People were asked to give feedback about the service they received during regular reviews and in satisfaction surveys. We reviewed the most recent surveys and found that most people had reported a high level of satisfaction with all aspects of the service.

People we spoke with told us they were happy with how the service was being managed. They found the staff and registered manager approachable and helpful.

We saw evidence that regular audits were completed and found that these checks were effective in ensuring that appropriate levels of care and safety were maintained.

Inspection areas

Safe

Requires improvement

Updated 7 February 2018

The service was not consistently safe.

There were some safe medicines policies and practices in place. However, staff were not following the current guidance when ordering people’s medicines. Some staff had not updated their medicines management training for some time.

People told us staff visited them on time and stayed for the appropriate amount of time. No-one had experienced any missed visits.

The registered manager followed safe recruitment practices when employing new staff, to ensure that they were appropriate to support adults at risk.

Staff had completed safeguarding training and were aware of the action to take if they suspected abuse was taking place.

Risks to people’s health and wellbeing were assessed and reviewed regularly. We saw evidence that people’s risks were being managed appropriately.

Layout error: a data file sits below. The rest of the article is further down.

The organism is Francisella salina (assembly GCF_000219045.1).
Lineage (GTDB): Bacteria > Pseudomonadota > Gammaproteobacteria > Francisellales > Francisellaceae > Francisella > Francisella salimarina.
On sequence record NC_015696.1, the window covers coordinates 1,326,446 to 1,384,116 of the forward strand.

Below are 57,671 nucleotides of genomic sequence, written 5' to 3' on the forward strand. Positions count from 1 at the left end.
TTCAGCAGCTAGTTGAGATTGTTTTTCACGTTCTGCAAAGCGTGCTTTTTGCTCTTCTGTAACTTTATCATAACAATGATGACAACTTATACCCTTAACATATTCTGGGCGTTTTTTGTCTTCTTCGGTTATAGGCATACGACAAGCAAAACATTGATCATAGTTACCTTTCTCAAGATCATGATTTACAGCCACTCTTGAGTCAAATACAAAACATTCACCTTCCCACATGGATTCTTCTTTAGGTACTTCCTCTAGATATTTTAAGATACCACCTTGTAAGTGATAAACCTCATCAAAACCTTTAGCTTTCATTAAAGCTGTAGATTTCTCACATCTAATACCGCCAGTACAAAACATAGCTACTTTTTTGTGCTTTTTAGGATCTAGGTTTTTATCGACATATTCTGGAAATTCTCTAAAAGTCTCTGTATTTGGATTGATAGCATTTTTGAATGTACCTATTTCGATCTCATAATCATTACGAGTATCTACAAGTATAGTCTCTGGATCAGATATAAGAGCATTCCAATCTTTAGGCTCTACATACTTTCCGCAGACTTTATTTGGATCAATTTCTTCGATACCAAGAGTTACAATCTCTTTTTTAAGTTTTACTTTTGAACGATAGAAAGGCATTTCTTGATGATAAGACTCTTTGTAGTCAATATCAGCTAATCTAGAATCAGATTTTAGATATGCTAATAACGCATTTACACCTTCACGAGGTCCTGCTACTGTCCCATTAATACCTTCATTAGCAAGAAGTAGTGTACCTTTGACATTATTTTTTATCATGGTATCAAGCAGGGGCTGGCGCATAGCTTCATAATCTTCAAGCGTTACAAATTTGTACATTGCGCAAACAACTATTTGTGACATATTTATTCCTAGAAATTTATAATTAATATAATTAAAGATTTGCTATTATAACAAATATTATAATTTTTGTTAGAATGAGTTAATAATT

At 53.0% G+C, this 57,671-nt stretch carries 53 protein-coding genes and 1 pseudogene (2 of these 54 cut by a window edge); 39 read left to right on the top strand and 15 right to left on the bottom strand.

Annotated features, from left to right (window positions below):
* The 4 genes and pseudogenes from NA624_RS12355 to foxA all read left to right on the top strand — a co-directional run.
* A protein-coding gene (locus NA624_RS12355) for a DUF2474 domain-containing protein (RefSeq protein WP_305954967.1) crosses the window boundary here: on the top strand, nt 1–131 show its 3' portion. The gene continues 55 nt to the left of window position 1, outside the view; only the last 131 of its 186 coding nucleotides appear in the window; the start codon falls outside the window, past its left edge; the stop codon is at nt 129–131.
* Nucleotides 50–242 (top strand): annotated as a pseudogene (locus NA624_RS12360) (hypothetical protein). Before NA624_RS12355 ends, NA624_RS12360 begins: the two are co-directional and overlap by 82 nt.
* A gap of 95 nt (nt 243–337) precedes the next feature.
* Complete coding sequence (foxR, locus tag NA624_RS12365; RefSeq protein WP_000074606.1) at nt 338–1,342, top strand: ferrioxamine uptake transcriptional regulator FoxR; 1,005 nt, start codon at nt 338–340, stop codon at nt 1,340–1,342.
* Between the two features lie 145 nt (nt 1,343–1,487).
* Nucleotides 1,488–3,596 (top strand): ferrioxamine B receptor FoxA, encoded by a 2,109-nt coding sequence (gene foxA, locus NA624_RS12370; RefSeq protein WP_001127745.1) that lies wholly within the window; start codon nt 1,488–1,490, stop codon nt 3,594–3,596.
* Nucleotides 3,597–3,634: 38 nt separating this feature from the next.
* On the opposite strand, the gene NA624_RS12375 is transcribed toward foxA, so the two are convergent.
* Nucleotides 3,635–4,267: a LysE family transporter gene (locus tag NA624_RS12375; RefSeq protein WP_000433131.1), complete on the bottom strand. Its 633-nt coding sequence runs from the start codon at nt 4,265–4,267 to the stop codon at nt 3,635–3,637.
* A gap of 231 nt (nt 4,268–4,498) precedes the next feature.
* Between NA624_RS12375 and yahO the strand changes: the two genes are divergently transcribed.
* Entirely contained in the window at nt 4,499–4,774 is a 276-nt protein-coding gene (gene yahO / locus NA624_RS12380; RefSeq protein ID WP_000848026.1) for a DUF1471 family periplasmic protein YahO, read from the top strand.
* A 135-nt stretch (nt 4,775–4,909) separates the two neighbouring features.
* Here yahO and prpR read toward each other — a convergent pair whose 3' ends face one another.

Effective

Good

Updated 7 February 2018

The service was effective.

New staff received an appropriate induction and observed experienced staff before they became responsible for providing people’s care.

People’s care needs were assessed before the service began supporting them. This helped to ensure that the service was able to meet their needs.

Staff understood the importance of seeking people’s consent and supporting people to make decisions about their care. Where people lacked the capacity to make decisions, their relatives had been consulted.

Staff supported people with their nutrition, hydration and healthcare needs and referred people to community healthcare agencies when appropriate.

Caring

Good

Updated 7 February 2018

The service was caring.

People were given information about the service when they started receiving care. This included a service user guide which was available in a variety of formats.

People told us their care needs had been discussed with them and they were involved in decisions about their care.

Staff respected people’s privacy and dignity and did not rush them when providing care. People told us staff encouraged them to be as independent as possible.

The provider took steps to ensure that people’s right to confidentiality was protected.

Responsive

Good

Updated 7 February 2018

The service was responsive.

People received personalised care which reflected their needs and their preferences. Their needs were reviewed regularly.

People received support from regular staff who were familiar with their needs and preferences.

People felt able to raise concerns with the staff or the registered manager. We found evidence that complaints were investigated and responded to appropriately.

Well-led

Good

Updated 7 February 2018

The service was well-led.

People were asked to give feedback about the care and support they received during reviews and in satisfaction questionnaires. People reported a high level of satisfaction with the service.

People told us they were happy with the way the service was being managed and that staff and the registered manager were approachable.

Staff felt that the service was managed well and felt supported by the management team. They felt fairly treated as employees.

Regular audits of the service were completed and were effective in ensuring that appropriate standards of care and safety were being maintained.